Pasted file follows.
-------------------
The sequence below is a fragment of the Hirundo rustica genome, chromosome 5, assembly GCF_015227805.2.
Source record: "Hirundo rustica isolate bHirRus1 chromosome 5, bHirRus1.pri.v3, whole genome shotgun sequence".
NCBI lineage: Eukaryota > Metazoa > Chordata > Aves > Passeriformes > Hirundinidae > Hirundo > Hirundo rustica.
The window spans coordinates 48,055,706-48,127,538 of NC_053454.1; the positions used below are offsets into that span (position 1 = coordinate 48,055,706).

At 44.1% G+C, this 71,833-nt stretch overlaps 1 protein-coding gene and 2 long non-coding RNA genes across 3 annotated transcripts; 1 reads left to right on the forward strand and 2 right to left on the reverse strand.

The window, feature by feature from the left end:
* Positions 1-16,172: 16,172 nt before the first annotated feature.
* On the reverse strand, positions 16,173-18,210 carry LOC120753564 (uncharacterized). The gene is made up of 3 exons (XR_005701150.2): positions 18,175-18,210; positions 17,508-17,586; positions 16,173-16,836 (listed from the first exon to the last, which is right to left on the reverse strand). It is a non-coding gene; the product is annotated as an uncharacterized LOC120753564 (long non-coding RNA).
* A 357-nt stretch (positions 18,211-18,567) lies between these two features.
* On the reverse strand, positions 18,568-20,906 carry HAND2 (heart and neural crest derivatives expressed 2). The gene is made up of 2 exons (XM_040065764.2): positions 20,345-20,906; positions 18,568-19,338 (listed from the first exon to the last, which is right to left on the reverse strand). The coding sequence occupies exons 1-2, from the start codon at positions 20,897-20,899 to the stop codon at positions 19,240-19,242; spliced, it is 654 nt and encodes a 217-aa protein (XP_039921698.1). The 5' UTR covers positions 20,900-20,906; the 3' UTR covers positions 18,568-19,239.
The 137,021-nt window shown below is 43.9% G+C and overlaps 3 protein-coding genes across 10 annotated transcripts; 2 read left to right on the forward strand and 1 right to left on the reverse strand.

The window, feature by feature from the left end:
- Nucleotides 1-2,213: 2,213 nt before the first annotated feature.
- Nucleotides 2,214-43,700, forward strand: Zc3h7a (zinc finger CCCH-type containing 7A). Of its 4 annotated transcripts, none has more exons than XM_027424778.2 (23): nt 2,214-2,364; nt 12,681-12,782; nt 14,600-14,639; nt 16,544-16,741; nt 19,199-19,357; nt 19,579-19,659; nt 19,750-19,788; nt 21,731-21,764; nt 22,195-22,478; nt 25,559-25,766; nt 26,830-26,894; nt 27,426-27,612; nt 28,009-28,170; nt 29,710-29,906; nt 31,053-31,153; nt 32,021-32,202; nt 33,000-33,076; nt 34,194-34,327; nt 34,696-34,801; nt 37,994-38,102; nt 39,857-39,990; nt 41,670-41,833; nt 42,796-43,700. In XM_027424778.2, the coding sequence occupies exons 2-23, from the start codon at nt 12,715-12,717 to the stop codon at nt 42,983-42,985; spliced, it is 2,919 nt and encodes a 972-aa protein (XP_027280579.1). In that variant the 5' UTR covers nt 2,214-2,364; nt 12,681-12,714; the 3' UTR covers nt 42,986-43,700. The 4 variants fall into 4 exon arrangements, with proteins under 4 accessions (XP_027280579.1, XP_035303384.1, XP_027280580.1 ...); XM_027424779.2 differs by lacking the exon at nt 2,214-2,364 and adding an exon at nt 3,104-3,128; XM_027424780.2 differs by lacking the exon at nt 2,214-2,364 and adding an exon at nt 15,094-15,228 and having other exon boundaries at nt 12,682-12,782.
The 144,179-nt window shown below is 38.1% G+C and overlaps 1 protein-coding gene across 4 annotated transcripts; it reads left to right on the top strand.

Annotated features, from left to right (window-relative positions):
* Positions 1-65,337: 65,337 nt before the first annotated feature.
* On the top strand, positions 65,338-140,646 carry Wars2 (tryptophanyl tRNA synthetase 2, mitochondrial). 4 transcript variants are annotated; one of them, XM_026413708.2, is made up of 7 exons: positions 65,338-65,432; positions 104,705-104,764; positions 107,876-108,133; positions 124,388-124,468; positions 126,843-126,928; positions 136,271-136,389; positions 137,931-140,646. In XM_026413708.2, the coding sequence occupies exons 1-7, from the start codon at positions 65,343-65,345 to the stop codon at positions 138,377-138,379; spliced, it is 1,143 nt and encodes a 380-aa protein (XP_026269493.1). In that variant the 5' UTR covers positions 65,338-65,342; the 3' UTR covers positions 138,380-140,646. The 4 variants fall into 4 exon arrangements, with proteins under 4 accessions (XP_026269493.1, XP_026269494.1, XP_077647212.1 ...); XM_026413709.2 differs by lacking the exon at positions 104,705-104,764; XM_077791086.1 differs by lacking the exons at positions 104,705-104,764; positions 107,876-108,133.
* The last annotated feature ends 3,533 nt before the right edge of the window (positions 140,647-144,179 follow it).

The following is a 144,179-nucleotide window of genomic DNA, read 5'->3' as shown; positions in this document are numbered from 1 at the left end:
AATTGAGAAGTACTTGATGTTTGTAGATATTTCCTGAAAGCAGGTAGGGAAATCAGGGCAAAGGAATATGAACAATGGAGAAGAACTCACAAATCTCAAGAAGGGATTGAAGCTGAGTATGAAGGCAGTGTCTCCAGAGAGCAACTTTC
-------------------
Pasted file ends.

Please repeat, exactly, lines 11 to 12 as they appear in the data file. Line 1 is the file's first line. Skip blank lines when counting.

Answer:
The 137,021-nt window shown below is 43.9% G+C and overlaps 3 protein-coding genes across 10 annotated transcripts; 2 read left to right on the forward strand and 1 right to left on the reverse strand.

The window, feature by feature from the left end: